FAQs for Packaging Hazardous Materials

Danger Hazardous Materials

Packaging is one of those things we tend to dismiss as an annoying necessity when products are being shipped by car, airplane, train, or ferry. This is certainly true for people selling or distributing things that are not harmful in any way. The only thing that matters for those individuals is that the product gets there on a timely basis in one piece. As long as this singular condition is met, nothing else really matters.
Unfortunately, it isn’t as straightforward for those who are dealing with the packaging of hazardous materials (commonly abbreviated as “hazmat”). There are multiple steps that need to be taken in order for things to be done safely.

The material itself needs to be properly handled before it goes in the packaging. The shipping packaging needs to be specifically designed to transport that material safety regardless of the medium of transportation used. Even if the delivery is smooth, the recipient must also handle the hazardous material safely.

It is a risky process that is enforced with strict rules because of the multiple opportunities in which things can go wrong. For those who choose to disobey the rules set in place, there are very hefty fines and penalties.

This brief article will be a FAQ for the proper packaging of hazardous materials. While every single detail cannot be accounted for, we hope that you will be well acquainted with the most basic and relevant information.

Q: What exactly are hazardous materials?

A: Hazardous materials can be defined as any item that pose a threat to the health and safety of anybody that handles them at any point of the transportation process. These threats can come in the form of damaging effects to human health (e.g., carcinogenicity) or dangerous properties of the substance itself (e.g., flammability). This definition also includes items that can be damaging to physical property, the environment, or living creatures.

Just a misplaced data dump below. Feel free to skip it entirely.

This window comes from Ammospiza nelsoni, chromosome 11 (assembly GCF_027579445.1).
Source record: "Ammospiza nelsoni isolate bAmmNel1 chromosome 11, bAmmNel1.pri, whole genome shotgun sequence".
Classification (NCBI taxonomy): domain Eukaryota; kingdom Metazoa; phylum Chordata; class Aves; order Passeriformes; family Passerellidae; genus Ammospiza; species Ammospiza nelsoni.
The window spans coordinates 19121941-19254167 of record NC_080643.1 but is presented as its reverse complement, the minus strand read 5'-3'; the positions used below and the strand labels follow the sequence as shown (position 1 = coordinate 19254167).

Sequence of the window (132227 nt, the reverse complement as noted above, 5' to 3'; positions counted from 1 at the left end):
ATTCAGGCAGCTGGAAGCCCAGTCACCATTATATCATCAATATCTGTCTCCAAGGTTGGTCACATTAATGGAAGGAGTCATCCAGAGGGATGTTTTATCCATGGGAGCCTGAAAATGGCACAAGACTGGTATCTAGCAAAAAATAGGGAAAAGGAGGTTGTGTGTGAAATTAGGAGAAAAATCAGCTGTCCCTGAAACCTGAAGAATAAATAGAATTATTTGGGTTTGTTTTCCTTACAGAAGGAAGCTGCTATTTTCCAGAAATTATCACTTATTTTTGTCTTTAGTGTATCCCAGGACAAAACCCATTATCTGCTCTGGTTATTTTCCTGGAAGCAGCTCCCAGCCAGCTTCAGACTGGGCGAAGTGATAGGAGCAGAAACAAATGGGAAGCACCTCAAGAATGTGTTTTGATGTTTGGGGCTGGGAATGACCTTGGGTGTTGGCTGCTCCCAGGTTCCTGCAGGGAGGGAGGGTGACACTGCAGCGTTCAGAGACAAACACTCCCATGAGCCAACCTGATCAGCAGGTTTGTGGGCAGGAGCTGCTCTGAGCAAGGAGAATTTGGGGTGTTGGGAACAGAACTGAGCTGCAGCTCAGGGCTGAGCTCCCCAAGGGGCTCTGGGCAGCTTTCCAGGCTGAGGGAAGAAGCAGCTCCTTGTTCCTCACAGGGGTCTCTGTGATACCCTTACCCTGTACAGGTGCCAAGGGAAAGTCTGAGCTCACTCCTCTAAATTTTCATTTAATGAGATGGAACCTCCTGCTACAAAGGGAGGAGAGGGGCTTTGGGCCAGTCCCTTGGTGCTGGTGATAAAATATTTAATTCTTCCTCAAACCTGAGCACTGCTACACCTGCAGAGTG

Q: What is the shipper’s responsibility?

A: The shipper is responsible for the proper classification and identification of any materials that may be considered as hazardous. Furthermore, they are also responsible for the labeling, marking, and packaging of these standards. There are international and national regulations that are set in place to dictate what is considered to be a hazardous material.

Depending on the shipper’s level of authority, they may need to consult professionally trained hazmat workers to test the packaging and approve it for shipping.

Packing hazardous materials

Q: How should I know the necessary packing requirements for hazardous materials?

The U.S. Department of Transportation (DOT) and the International Air Transport Association (IATA) have classified hazardous materials into nine separate categories. Furthermore, there are three packing groups that further classify hazardous materials on the basis of risk involved during transportation and the amount of packaging that will be required.

Group 1 consists of the items with the highest level of danger, requiring extremely protective packaging. Group 3 consists of items with the least amount of danger. When you figure out where your hazardous material belongs within these two groups, the classifications as they stand will dictate the packaging needs.

Q: What should I include in my packaging with respect to marking and labeling?

A: The marking and labeling of your packaging should include (but are not necessarily limited the following items: a label specifying the hazardous materials placed correctly onto the package, technical names for the material, the consignor’s full name and complete address, the correct shipping name and identification number, permit packaging, and special instructions for handling the package and safely removing the material. Marks and labels need to be unobstructed, written in clear language that is easy to read, and printed on durable labels to avoid any confusion upon delivery.

Hazardous materials can

Q: What other tips should I keep in mind?

A: You will want to retain all of your shipping records for safety and inspection purposes. Since you are dealing with hazardous waste, the records must be kept for a minimum of three years. You should ensure that yourself and your employees are properly trained to handle hazardous materials in accordance with 49 CR Part 172.704, and that any training records should be kept in extensive detail.

Packaging hazardous materials really comes down to following the rules that have already been set in place for you by organizations that have endless decades of dealing with these materials. Not only have the rules been successful in improving worker safety to date, but they are also based upon trial and error from the past so that history does not have to repeat itself.

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